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NL: Grid operators not shocked by growth in electricity demand for greenhouse horticulture

"We haven't been paying as much attention to electricity during this energy crisis," said Nico van Ruiten during the annual Meet&Greet Energy. It's all about gas these days, but we 'have to get rid of it,' while electricity becomes even more important.

Reason enough for Greenport West-Holland to have three speakers zoom in on the role of electricity in the energy transition. Jeroen Larrivee of BlueTerra, Robert Kuik of TenneT, and Eric van Heijningen of CombiVliet did so consecutively, after which Frank Binnekamp replaced Jeroen in a panel discussion on behalf of Juva.

Taking the lead
Before they were given the floor in front of a room with around a hundred people present, chairman Nico and then Meindert Stolk, chairman of the Greenport and deputy of the province of South Holland, had already spoken briefly, and host Edward Verbakel of VB had been given the opportunity to speak about his still new accommodation and the situation in horticulture. "We don't realize at the moment what advantage we are going to have in the end because of the crisis, he stated. Although it may not be entirely appropriate to say that to the grower in crisis now," he added.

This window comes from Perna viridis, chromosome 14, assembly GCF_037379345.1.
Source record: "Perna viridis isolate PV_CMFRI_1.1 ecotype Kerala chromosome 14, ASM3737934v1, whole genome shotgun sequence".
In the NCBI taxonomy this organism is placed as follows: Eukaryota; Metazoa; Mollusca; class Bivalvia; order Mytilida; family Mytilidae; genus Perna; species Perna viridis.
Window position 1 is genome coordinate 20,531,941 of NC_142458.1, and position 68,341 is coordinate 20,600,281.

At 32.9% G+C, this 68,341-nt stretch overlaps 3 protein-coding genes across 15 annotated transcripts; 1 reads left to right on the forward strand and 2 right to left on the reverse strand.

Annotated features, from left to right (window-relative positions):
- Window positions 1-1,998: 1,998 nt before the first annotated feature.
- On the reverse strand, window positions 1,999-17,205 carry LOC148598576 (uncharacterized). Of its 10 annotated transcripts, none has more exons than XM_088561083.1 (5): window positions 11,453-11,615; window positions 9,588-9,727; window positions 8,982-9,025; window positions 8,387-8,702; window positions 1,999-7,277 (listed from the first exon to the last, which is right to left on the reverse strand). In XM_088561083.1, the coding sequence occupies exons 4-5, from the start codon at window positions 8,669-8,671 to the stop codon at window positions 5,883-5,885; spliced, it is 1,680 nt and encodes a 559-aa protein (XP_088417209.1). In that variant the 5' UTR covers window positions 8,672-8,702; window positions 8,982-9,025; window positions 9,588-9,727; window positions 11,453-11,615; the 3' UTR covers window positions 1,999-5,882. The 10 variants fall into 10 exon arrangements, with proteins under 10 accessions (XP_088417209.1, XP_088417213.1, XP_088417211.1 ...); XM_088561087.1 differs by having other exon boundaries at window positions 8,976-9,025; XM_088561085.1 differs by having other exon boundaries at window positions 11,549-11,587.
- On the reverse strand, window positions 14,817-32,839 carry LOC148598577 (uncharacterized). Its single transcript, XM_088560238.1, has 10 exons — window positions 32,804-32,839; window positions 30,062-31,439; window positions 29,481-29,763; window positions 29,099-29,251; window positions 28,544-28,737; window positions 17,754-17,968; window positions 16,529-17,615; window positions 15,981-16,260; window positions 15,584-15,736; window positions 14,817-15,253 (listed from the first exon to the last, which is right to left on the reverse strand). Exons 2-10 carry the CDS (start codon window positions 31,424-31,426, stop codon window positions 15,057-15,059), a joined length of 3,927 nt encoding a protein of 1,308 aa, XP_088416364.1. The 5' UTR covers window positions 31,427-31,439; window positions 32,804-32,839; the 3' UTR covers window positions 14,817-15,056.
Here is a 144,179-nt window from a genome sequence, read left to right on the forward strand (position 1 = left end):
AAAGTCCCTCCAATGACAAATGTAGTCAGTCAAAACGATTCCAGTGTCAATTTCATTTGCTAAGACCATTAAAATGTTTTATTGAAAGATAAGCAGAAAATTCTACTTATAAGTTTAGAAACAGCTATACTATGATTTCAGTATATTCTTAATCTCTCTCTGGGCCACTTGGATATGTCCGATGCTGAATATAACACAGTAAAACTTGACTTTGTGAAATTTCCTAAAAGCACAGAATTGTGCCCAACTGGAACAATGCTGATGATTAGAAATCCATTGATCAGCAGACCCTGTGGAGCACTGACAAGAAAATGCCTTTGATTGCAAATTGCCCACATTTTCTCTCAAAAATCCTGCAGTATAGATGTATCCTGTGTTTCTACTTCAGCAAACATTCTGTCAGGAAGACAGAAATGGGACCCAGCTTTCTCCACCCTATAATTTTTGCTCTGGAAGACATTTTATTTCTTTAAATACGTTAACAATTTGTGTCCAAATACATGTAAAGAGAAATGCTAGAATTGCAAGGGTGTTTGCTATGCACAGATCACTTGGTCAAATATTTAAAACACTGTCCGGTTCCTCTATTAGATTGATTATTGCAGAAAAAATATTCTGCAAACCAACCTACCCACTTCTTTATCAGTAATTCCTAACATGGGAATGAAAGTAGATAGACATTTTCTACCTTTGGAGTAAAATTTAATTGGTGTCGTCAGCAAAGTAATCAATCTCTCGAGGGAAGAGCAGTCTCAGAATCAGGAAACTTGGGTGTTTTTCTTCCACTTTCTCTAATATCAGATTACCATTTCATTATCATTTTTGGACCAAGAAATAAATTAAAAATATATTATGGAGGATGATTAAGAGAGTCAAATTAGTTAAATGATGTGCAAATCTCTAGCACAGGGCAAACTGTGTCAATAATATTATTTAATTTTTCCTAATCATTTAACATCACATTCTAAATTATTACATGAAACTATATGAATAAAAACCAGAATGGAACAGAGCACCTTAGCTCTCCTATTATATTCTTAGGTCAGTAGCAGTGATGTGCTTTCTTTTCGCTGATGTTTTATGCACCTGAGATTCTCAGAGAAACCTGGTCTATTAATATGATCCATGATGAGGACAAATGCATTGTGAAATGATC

Many energy developments have accelerated. The Greenport, in response to the EnergieAkkoord (Energy Agreement) signed in 2021 for the next four years for Greenport West-Holland, has also drawn up an acceleration agenda. This will be further developed in the coming year, Meindert told us. He also dwelt on 'bright spots' in times of crisis, which he said include the newly signed covenant, money from the National Growth Fund for heat projects, and "the first pipes of WarmtelinQ that are now going into the ground."

Jeroen Larrivee of BlueTerra kicked off the speakers' panel. BlueTerra, commissioned by Greenport West-Holland and is studying what the electricity supply in climate-neutral greenhouse horticulture could look like in the future.

Jeroen outlined some images from the report 'electricity fluctuates, greenhouse horticulture balances'. He indicated that towards 2040, Oostland in particular still sees growth potential for lighting, partly because this greenhouse horticulture region currently lags somewhat behind other areas in this respect. The energy experts foresee the biggest changes in the field of electricity after 2030. Until then, changes remain 'limited,' and CHP still has an important role to play in balancing the electricity grid.

In time, greenhouse horticulture is going to rely more heavily on the electricity grid. This is mainly due to an increase in purchasing from the grid. To ensure that this is possible, Jeroen believes the crux lies in good coordination between customers and grid operators.

The challenge is simultaneity. More and more growers know how to deal with imbalance, but this also creates peaks at those times. The grid has to be able to handle that. Dealing with the possibilities in a smart way, but also possibly adapting the tariff structures, should take care of all this.

In the final presentation of the afternoon, Eric van Heijningen, Finance Director of the large tomato grower CombiVliet, argued in favor of automating electricity supply, demand, and flexibility capacity. This should make it possible to coordinate the switching on and off of nearby CHPs and wind turbines, for example. Providing emergency power to grid operators is an opportunity for growers, according to Eric.

More LED